NY's Electoral College to cast crucial vote
It will be six weeks since Election Day, but the re-election of President Barack Obama and Vice President Joe Biden will not be formalized until next week in Albany and at other state capitals around the country.
State Comptroller Thomas DiNapoli, of Great Neck Plaza, and Suffolk County Executive Steve Bellone will be among the 29 electors from across the state who will sit beneath the gold leaf dome of the State Senate chamber Dec. 17 to formally cast votes as members of the Electoral College.
"The campaign cycle is often a knockdown, drag-out battle," said DiNapoli, who also served as an elector four years ago. "But there is a formality of being in the Senate chamber to do the public's business . . . In grade school you weren't quite sure what the Electoral College was, but casting a vote . . . is very much a part of history."
The Electoral College is an arcane -- some say archaic -- political mechanism created as a compromise in the U.S. Constitution between electing presidents by direct popular vote or by a vote of Congress.
There are 538 electors -- one for each House member and U.S. senator and three for the District of Columbia. Forty-eight of 50 states have a winner-take-all system awarding all electors to the presidential candidate who won their state. Maine and Nebraska award electors on a proportional basis.
Critics say the Electoral College system allows a dozen swing states to get the bulk of the attention and resources in presidential contests. States such as New York that are solidly Democratic, or Texas that is heavily Republican, get relatively little attention.
Critics also say the system results in presidential contenders playing to parochial issues in certain key states instead of focusing on issues of national concern. It can even result in the election of a president who receives a minority of the popular vote, as occurred in the race in 2000 between Republican George W. Bush and Democrat Al Gore.
Backers say the Electoral College provides a balance so that smaller states can maintain an important role in the presidential process.
Bellone called the Electoral College a "unique part" of the nation's election process. He said that while large states such as New York may not have been major players in the recent campaign, "by virtue of our size New York is going to get heard. But smaller states and their issues would not get the focus and attention they deserve" without presidential primaries and the Electoral College.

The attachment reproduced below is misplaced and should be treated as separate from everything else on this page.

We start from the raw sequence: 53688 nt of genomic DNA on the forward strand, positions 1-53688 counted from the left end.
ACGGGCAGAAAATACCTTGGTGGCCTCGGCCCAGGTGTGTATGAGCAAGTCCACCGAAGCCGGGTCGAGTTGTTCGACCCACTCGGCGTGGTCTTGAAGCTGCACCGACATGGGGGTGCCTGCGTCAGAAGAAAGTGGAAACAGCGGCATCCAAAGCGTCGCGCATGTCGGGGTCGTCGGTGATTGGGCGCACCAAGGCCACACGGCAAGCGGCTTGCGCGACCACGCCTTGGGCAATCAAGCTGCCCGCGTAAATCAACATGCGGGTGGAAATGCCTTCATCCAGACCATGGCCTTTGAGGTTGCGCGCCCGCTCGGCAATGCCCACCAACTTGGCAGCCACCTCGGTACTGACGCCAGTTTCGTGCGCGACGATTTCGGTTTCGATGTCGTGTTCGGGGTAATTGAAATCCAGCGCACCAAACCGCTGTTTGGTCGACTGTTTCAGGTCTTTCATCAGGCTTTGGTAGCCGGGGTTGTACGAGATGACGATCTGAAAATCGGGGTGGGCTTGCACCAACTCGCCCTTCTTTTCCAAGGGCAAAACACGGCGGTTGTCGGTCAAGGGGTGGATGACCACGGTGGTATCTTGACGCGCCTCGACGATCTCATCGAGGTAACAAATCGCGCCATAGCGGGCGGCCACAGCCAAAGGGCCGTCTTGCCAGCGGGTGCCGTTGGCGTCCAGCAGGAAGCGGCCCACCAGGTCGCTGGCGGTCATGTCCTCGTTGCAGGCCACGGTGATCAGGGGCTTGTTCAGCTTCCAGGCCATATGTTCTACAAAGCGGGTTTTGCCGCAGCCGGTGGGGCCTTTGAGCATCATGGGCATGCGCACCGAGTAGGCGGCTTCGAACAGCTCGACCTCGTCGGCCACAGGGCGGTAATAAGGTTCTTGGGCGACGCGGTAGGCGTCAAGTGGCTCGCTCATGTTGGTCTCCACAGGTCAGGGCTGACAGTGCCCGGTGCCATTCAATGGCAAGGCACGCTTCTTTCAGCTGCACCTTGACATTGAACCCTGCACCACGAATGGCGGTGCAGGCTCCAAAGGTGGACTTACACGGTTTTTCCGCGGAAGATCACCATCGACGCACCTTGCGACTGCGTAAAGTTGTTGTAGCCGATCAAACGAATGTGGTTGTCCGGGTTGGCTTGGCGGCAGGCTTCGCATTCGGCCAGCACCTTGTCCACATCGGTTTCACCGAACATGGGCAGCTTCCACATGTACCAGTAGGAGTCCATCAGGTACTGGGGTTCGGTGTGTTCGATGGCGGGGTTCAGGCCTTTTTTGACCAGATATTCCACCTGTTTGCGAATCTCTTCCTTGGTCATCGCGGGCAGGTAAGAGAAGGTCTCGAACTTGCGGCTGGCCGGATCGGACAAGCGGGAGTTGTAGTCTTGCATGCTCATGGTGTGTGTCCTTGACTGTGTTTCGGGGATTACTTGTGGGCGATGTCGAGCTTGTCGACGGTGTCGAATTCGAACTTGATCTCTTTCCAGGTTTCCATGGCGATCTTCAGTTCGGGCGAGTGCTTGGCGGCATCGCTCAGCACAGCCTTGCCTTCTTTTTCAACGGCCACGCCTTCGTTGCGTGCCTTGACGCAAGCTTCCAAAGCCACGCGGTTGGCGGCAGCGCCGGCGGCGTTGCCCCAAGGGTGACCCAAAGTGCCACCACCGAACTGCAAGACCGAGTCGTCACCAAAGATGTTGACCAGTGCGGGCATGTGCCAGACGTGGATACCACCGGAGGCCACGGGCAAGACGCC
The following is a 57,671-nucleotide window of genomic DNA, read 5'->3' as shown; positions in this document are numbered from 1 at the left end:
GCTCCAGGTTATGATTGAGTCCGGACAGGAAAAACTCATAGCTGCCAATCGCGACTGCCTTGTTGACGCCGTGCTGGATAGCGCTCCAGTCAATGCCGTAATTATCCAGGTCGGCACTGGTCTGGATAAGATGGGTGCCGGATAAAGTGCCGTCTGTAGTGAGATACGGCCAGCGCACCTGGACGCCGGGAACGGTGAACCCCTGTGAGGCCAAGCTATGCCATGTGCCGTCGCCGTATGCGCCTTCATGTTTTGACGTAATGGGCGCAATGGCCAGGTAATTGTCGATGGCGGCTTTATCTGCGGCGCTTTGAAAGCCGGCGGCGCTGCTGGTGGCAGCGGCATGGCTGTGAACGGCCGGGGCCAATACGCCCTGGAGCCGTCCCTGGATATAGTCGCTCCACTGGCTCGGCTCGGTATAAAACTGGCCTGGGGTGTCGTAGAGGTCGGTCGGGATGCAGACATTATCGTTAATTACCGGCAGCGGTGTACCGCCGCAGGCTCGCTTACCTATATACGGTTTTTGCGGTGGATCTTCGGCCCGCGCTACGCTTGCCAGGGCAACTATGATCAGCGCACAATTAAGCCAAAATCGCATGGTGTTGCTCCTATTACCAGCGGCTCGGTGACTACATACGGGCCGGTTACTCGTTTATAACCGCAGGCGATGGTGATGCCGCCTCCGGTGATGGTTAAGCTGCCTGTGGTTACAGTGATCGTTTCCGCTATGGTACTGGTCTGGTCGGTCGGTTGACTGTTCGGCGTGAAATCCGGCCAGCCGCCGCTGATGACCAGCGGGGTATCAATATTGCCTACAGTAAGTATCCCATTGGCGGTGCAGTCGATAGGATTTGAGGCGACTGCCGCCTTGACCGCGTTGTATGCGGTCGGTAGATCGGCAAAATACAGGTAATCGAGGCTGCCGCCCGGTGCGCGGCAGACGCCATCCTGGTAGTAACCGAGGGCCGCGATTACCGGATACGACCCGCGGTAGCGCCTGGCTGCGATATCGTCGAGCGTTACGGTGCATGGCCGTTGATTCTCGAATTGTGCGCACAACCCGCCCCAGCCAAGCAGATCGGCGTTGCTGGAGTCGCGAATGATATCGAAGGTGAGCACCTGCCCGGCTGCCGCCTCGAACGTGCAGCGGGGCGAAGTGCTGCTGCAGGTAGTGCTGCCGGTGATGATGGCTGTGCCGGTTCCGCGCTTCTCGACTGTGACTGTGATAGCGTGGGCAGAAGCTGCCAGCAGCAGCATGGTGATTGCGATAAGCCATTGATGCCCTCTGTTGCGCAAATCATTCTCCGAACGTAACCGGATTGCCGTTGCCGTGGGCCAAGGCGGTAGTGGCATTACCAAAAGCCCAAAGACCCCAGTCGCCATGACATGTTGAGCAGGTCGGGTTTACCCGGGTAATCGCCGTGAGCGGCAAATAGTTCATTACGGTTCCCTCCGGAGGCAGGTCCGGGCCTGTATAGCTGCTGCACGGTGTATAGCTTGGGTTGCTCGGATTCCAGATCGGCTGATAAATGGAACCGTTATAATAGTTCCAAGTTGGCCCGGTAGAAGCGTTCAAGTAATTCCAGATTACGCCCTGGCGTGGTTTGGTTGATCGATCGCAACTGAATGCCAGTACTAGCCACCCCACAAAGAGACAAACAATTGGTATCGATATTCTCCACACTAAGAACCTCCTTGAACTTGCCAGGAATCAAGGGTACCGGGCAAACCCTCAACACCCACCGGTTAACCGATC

Some who have served as electors describe it as an unforgettable experience -- not to mention the fact that their names are listed in the National Archives and they get VIP seats at the inauguration.
Ivan Young, former Islip Democratic chairman, said his role as an elector was especially satisfying because he was the lone local party leader to back Obama during the Democratic primary in 2008, when state Democrats were solidly behind then-U.S. Sen. Hillary Rodham Clinton.
"Very honestly, I never expected to see a black male become president of the United States in my lifetime," said Young, who is African-American. "And to have the privilege of having a vote counted for the president is an experience I'll always remember and cherish."
Young even carried his then-4-month-old daughter, Melita, in his arms when the state electors posed for their formal portrait.
Joseph Mondello, Nassau Republican chairman, was an elector for the last winning GOP presidential candidate who carried New York -- Ronald Reagan in 1984. "It was pretty heady stuff sitting in the Senate chamber," he recalled. "It felt like I had a super vote."
Former Suffolk County Executive Patrick Halpin, state director of Gore's presidential campaign in 2000, had a more melancholy role as an elector when Gore won New York but lost the election when the U.S. Supreme Court stopped the recount in Florida.
"We had the greatest plurality of any state in the union," recalled Halpin, who has his ballot framed in his office. "I was excited to be part of it, but it was also very sad."